- STAFF PICKS
- GIFTS + GIFT CARDS
- SELL BOOKS
- FIND A STORE
More copies of this ISBN
This title in other editions
I'm with Fatty: Losing Fifty Pounds in Fifty Miserable Weeksby Edward Ugel
Synopses & Reviews
One man’s humorous and heartfelt journey through his year-long attempt to regain his health and change his life.
Where does one draw the line between being a lifelong foodie and a food addict? Edward Ugel is 36 years old and weighs 263 pounds, or as he likes to think about it: 119 kilograms. I'm with Fatty chronicles Ugel’s attempt to follow doctor’s orders and lose fifty pounds or risk dropping dead while standing in line at Popeyes. It details the complex love triangle between himself, his wife, and all the crispy, braised, barbecued, and sautéed goodies that he’s been feeding himself ever since he could say the words “to go.”
Ugel sets off on his yearlong journey to figure out how to live in a world without dim sum, smoked Italian meats, and the pleasure of cooking whatever and however he wants. He spends his days torn between two worlds: nutritionists and personal trainers versus pancetta and Häagen-Dazs. It’s a war of attrition—each side has its share of victories and utter failures.
Lovers of narrative nonfiction will relish this contagiously readable book that looks back at Ugel’s complicated history with food, obesity, and the ruinous effects this lifelong relationship has had on him. Filled with humor, ultimately this is a book about the private hell of being fat in America and about the fragile male psyche and the seldom-discussed issue of male body image.
I’m with Fatty is a funny, candid, raw, and personal story of weight loss from the male perspective. It is a narcissistic battle of wills between the author who loves food more than oxygen and the man who knows that his very life depends on the success of his “Fatty Project.”
I’m with Fatty takes the reader along on a difficult, frustrating, embarrassing, and inspiring journey, one that is the last great hope of a man desperate to save his own life—or at least own a pair of pants that fits.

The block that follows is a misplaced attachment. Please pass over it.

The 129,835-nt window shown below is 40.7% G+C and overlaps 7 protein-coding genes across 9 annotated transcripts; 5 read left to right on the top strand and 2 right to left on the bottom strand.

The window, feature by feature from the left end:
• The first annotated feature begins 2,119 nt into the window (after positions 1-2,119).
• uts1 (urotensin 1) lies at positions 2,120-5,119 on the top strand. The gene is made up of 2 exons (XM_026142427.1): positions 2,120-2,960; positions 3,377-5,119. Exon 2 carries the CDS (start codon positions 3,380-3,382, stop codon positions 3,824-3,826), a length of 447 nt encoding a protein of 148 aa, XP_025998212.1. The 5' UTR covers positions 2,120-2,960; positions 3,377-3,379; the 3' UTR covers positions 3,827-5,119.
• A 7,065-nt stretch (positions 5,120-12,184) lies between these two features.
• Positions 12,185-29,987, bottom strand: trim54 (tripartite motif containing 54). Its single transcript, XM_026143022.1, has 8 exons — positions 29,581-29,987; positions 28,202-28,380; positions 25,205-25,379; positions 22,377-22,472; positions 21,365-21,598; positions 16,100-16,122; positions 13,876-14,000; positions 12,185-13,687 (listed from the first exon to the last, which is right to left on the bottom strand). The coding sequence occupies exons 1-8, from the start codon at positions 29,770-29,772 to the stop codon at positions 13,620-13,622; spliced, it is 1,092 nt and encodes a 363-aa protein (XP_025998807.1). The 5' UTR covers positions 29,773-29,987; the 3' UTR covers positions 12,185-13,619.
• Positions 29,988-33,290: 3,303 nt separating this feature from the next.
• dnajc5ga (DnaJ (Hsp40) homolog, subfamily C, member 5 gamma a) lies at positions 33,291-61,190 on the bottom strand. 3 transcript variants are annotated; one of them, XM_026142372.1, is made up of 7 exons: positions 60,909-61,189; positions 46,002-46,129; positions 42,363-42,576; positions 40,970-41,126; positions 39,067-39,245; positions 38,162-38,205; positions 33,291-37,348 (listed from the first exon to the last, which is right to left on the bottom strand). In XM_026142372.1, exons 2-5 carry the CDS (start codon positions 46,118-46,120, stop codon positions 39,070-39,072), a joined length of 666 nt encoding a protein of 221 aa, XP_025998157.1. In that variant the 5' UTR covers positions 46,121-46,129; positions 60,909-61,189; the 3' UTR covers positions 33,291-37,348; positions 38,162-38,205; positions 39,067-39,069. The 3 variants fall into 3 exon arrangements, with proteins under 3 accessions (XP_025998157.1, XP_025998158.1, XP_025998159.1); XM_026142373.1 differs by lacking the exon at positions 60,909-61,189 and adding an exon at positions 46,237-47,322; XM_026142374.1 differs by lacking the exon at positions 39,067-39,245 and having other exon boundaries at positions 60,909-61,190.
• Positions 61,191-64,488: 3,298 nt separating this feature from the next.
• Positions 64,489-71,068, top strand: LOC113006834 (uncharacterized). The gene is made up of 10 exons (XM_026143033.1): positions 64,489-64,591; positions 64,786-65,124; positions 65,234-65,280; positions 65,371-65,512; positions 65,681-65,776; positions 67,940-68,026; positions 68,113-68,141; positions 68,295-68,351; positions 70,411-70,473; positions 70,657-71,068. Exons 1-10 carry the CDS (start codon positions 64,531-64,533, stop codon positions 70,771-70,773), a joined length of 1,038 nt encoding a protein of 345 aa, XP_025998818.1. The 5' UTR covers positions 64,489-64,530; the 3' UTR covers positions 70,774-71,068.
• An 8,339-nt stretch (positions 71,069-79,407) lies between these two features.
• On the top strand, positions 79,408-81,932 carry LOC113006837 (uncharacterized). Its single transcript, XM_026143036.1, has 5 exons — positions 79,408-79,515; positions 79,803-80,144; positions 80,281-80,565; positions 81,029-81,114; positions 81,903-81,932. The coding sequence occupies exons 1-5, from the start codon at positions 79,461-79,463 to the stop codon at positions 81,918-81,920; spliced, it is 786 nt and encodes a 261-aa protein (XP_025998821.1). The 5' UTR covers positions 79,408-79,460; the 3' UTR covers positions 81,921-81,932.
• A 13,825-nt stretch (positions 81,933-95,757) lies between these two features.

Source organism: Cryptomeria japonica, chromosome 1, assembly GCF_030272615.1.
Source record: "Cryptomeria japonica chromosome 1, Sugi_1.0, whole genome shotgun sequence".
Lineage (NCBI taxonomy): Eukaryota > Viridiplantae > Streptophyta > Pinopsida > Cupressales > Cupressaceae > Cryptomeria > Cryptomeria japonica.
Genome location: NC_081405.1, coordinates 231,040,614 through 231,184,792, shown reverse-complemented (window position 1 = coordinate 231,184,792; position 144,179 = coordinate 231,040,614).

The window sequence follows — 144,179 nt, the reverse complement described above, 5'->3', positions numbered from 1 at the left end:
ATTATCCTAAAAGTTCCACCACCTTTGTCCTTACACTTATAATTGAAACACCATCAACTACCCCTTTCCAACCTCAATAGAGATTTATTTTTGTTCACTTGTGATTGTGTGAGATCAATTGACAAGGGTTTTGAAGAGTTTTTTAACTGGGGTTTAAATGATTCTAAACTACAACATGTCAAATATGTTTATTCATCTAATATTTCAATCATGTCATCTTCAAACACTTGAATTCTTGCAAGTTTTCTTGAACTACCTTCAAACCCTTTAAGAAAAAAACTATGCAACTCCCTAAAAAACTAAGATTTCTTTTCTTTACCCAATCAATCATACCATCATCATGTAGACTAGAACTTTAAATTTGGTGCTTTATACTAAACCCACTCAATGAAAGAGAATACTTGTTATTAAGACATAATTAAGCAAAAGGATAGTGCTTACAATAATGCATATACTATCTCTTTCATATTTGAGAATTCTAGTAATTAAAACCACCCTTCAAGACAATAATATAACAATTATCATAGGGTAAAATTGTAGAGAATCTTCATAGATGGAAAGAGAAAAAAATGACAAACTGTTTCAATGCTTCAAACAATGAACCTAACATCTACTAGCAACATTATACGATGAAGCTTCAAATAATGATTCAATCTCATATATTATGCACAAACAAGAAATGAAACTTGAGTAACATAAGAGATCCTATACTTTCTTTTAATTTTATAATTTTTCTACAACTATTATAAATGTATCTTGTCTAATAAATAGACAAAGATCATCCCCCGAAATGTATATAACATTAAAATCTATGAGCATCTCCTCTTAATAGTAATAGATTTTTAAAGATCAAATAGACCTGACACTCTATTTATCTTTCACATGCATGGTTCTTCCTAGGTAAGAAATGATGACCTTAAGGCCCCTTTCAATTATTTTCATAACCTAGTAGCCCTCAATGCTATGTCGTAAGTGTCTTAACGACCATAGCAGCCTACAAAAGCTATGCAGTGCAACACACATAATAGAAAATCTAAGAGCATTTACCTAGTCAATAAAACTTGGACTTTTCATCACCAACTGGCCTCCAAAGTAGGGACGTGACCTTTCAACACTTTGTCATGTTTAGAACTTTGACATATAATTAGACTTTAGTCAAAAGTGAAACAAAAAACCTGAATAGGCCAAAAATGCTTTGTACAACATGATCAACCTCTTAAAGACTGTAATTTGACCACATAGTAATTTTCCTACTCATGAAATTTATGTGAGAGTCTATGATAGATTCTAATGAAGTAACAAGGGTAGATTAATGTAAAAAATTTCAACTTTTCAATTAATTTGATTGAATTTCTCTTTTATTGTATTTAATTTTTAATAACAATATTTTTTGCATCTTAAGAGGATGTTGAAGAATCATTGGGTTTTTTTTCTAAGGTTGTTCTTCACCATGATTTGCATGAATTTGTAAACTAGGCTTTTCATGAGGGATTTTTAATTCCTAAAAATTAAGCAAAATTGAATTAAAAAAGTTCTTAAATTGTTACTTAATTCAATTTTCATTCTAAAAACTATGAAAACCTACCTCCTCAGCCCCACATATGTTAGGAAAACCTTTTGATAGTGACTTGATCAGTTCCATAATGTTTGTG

One mans humorous and heartfelt journey through his yearlong attempt to regain his health and change his life.
For most people, weight loss is spurred by a pair of tight pants or a photo that shows one too many chins. But Edward Ugel isnt most people. Ugel was forced to lose weight after his wife recorded him snoring—a sound so deafeningly horrible that his turncoat” doctor made him wear a CPAP machine to sleep every night. Thats when Ugel, weighing in at 263 pounds (or, as he likes to describe it; 119 kilograms), realized he had to lose 50 pounds in order to live (literally) and sleep like a normal guy, and so his wife could see his face when she refused to have sex with him.
Im with Fatty is Ugels honest and wickedly funny chronicle of a father, husband, and all-around-food-obsessed man as he attempts to lose 50 pounds in 50 weeks. A foodie who cant remember the last time he exercised but can describe every bite of his last Chinese takeout meal, Ugel is a typical guy. But Im with Fatty is a far cry from a typical weight-loss memoir, a category usually reserved for perky, inspiring fatties-turned-aerobics instructors who want to sell their brand of you-can-do-it.
For Ugel, losing 50 pounds isnt about looking good at the beach. Its about trying to save his life and figuring out how to live in a world without dim sum, smoked Italian meats, and the daily pleasure of cooking whatever, and however, he wants. Ugel merges this love of food with his all-male sensibility as he sets off on a yearlong journey to answer the questions, Where does one draw the line between being a lifelong foodie and a food addict?” and Can I really live without bacon?”
About the Author
Edward Ugel is the author of the critically acclaimed memoir Money for Nothing: One Mans Journey Through the Dark Side of Lottery Millions (Collins, 2007). He is a resident blogger for the Huffington Post, and a contributing writer for the New York Times and Washingtonian magazine.
What Our Readers Are Saying
Other books you might like
Biography » General